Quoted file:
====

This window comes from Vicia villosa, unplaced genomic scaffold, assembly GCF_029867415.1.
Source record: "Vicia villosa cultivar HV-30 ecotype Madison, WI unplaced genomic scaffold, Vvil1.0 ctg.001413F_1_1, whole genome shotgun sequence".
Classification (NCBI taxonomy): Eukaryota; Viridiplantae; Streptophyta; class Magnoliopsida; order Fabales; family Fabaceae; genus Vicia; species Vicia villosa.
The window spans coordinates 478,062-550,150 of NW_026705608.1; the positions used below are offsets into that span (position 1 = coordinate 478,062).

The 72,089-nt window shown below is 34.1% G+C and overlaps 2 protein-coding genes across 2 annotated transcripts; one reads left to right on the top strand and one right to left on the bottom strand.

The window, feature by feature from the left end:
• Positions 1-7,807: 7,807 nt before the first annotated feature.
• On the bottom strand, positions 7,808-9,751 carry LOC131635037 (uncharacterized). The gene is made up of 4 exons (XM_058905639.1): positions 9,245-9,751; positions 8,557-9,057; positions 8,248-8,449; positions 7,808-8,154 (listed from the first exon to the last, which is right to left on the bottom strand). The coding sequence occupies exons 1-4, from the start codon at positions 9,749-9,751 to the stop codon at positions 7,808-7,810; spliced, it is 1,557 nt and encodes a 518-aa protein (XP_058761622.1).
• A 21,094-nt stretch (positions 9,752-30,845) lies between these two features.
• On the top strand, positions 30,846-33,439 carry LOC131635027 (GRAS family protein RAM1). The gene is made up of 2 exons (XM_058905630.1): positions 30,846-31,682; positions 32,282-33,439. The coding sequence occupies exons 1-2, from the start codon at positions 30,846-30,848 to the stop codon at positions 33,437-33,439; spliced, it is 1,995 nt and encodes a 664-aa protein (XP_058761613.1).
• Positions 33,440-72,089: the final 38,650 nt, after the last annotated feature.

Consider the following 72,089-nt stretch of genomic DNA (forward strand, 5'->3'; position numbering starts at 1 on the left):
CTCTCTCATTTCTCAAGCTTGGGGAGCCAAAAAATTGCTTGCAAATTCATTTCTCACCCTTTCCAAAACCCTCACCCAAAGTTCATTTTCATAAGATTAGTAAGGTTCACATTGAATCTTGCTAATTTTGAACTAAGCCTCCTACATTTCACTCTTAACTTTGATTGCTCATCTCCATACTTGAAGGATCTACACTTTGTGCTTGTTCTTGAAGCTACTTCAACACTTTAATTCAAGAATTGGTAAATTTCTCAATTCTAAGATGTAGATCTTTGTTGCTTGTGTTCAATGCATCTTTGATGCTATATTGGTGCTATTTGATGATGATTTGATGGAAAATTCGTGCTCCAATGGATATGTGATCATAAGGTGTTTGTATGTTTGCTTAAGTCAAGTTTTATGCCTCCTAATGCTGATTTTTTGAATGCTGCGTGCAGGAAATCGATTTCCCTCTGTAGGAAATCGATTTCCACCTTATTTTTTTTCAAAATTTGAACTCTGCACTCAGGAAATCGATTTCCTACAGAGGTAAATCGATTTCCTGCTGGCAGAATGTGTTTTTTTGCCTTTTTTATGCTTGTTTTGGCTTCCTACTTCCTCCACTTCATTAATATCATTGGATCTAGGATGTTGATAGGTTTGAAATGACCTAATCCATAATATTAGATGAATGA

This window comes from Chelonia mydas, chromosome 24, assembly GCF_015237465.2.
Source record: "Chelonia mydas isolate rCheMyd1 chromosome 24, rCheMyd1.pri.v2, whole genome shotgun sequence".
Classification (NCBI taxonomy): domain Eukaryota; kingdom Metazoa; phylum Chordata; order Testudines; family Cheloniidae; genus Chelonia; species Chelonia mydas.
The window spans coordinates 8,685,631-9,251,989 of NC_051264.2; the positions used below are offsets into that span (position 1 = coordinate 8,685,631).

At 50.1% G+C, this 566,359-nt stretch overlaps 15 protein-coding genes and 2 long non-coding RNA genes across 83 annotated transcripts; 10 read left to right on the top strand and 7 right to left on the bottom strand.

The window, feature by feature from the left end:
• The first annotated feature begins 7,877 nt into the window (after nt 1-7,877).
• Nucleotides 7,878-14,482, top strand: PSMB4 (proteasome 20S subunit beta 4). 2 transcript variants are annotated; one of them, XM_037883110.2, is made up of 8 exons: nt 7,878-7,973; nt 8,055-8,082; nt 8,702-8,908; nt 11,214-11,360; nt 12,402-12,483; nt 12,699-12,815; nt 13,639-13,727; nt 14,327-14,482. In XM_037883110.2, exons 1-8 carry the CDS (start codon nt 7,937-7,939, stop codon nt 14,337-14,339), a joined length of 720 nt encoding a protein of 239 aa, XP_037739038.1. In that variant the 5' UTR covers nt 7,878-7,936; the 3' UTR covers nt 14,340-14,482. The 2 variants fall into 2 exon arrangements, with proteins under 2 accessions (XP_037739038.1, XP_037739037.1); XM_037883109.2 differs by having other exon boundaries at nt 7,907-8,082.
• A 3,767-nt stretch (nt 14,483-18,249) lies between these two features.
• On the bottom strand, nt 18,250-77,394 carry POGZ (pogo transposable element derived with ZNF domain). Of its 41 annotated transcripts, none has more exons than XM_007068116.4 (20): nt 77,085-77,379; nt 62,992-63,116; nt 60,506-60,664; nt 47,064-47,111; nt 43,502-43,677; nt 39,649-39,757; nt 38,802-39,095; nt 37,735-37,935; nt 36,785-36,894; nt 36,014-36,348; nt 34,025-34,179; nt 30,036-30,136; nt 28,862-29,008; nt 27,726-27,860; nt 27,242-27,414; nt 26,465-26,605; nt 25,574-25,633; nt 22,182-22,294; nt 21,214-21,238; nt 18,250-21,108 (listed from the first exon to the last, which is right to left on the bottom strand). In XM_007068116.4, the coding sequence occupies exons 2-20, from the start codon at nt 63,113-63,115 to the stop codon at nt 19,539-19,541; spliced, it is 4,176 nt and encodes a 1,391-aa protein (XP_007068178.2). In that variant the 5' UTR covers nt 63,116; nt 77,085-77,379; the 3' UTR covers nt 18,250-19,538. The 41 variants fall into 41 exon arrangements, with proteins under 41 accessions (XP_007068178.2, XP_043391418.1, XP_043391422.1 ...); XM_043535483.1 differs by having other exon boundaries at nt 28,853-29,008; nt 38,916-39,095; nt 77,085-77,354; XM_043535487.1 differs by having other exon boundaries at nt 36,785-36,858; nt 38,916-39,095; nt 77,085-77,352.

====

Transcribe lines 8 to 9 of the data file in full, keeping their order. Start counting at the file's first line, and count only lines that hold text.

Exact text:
• On the bottom strand, positions 7,808-9,751 carry LOC131635037 (uncharacterized). The gene is made up of 4 exons (XM_058905639.1): positions 9,245-9,751; positions 8,557-9,057; positions 8,248-8,449; positions 7,808-8,154 (listed from the first exon to the last, which is right to left on the bottom strand). The coding sequence occupies exons 1-4, from the start codon at positions 9,749-9,751 to the stop codon at positions 7,808-7,810; spliced, it is 1,557 nt and encodes a 518-aa protein (XP_058761622.1).
• A 21,094-nt stretch (positions 9,752-30,845) lies between these two features.